Alaska’s state-controlled road system is the lowest quality and least cost-effective in the nation. Rhode Island (49th), Hawaii (48th), California (47th), New Jersey (46th) and New York (45th) also perform poorly.
Vermont’s roads showed the most improvement in the nation, improving from 42nd in the previous report to 28th in the new overall rankings. New Hampshire (27th) and Washington (24th) both improved nine spots in the rankings.
Minnesota system plummeted 17 spots in the rankings, from 25th to 42nd and Delaware dropped nine spots to 20th.
Massachusetts had the lowest traffic fatality rate, while Montana had the highest.
Here is the Reason Foundation’s ranking for all 50 states:
1. North Dakota
4. New Mexico
7. South Carolina
9. South Dakota
18. New Hampshire
19. North Carolina
32. West Virginia
45. New York
46. New Jersey
49. Rhode Island
I can’t speak for all 49 states, but I can comment on a few of the reasons California’s roads have gotten so bad over the past few decades.
Bloated Caltrans civil service workforce.
It is estimated that Caltrans employs about 23,000 full-time civil service employees. this includes engineers, surveyors, mappers, maintenance workers, administrators, and clerical staff. Unlike other highway departments across the country Caltrans outsources less than 10% of its work to the private sector. Other states outsource between 30% to 70% of their engineering and maintenance services to the private sector on a competitive basis. This means that even when there is a reduced workload there is no reduction in Caltrans’ staff. This bloated staff is due to the political power of the public service unions in California, namely the Professional Engineers in California Government (PECG). This union dictates how much of Caltrans’ work is outsourced. This causes inefficiencies in balancing the work load and creates a larger demand for future pension liabilities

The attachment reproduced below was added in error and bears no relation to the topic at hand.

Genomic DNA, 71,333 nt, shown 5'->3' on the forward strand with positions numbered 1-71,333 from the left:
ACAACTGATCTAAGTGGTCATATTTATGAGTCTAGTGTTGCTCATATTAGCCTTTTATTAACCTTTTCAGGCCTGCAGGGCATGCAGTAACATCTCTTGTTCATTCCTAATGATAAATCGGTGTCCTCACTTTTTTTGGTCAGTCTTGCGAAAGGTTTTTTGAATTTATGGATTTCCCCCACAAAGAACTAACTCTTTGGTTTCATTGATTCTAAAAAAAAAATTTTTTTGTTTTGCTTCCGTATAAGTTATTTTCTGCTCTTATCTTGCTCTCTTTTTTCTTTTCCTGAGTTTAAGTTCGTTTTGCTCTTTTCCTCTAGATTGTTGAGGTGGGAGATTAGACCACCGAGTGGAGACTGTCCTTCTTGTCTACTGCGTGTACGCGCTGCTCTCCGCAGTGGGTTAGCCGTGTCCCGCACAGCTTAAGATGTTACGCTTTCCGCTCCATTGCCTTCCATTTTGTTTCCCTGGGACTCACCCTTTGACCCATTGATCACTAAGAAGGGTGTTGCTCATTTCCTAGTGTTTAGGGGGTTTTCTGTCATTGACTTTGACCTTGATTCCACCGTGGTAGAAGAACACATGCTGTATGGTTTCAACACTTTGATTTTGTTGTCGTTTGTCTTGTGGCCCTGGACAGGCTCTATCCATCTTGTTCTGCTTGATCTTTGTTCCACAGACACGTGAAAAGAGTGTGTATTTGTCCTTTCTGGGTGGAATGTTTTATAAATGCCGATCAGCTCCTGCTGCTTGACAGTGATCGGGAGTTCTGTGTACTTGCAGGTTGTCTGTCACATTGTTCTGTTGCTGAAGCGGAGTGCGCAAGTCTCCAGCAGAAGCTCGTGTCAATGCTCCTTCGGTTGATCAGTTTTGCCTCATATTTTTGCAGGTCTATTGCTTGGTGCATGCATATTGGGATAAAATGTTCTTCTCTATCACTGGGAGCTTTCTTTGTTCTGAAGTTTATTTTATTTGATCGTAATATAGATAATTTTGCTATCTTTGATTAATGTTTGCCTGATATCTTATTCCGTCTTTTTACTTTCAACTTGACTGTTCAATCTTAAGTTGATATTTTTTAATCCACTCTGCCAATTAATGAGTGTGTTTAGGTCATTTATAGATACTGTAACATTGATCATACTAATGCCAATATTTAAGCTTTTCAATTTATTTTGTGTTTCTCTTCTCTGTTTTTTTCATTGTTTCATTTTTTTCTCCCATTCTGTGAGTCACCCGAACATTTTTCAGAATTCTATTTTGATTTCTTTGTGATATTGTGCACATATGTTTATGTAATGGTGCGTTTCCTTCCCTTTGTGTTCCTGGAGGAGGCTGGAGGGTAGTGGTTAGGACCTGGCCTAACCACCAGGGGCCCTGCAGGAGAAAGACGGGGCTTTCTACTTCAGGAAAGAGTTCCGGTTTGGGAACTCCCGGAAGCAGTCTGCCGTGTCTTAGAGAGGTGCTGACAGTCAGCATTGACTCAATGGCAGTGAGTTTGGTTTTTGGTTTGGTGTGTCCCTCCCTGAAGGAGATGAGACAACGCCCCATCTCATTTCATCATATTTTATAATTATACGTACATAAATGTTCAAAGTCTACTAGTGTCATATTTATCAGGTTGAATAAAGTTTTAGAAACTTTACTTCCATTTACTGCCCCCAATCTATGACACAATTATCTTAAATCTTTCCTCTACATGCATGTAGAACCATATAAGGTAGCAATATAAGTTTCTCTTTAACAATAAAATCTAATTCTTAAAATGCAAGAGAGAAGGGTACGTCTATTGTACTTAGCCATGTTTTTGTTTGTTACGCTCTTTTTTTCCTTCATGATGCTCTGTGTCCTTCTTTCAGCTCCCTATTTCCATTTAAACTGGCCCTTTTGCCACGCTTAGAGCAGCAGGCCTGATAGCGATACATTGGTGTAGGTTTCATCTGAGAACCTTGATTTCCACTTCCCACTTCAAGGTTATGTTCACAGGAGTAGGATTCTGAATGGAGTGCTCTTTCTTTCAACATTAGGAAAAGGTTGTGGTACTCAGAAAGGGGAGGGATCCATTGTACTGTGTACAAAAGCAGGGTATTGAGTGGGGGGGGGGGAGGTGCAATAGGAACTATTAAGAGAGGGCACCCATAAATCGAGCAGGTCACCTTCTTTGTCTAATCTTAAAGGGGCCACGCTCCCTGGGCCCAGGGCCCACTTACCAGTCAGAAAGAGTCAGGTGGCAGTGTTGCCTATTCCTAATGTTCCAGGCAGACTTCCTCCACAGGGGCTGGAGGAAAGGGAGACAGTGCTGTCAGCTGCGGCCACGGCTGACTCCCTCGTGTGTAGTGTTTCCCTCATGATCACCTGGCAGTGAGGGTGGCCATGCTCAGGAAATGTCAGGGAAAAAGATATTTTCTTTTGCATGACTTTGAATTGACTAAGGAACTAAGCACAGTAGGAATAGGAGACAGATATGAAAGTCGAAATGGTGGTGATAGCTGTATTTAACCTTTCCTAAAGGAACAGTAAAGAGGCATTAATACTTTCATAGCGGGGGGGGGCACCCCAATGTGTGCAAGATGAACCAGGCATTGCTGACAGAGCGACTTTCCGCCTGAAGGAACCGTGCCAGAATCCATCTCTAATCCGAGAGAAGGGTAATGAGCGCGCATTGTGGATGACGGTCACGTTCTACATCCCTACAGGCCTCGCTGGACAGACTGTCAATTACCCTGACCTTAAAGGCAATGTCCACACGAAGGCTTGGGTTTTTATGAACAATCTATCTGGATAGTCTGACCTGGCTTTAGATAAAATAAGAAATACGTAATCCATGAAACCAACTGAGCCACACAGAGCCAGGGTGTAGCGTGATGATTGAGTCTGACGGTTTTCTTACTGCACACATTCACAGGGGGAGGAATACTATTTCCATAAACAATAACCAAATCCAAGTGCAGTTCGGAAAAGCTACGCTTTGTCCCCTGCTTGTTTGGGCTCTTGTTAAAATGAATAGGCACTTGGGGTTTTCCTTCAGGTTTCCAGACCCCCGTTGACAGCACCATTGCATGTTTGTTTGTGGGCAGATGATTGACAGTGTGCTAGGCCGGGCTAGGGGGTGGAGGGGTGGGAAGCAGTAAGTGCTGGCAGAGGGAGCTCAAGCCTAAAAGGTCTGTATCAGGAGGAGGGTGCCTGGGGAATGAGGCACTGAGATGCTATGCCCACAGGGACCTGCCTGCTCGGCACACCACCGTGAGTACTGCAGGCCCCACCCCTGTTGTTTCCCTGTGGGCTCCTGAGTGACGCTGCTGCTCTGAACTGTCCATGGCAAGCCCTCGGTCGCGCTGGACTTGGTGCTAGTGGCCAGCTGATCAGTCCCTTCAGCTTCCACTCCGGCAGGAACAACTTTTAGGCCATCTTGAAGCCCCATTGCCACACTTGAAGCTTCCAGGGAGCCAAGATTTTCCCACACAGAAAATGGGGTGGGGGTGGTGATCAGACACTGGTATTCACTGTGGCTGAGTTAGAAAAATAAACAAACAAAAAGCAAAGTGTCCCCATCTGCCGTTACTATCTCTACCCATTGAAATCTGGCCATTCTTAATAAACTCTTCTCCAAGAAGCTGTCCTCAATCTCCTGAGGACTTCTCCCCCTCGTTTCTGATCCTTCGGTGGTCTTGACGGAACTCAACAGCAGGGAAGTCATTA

Increasing costs of health care for retired Caltrans employees.
Today about one-third of the money Caltrans collects from gas taxes and other motor vehicle fees are paid out to retirees for health care. Even with the highest gas taxes in the nation Caltrans is getting less money for maintenance of California’s roads and bridges and less and less money that should be reimbursed to local counties and cities for the maintenance of local streets. Also there has been very little new construction financed by the state. Most of the new construction is financed by counties through voter-approved sales tax measures.
The state raiding into the highway trust fund.
Until recently due to a voter approved initiative forbidding the state of California to raid the highway trust fund for the purpose of bolstering the general fund the state used money intended for maintenance of roads and bridges to be used to support the giant social welfare programs in California. After the passage of the initiative this was no longer allowed, but the state can still “borrow” highway money at the discretion of the Democrat controlled legislature. No matter how you cut it these highway funds do not end up maintaining the state’s roads and bridges.
In 50 years of mismanagement and union control the State of California has gone from no.1 in highway construction and management to no. 47.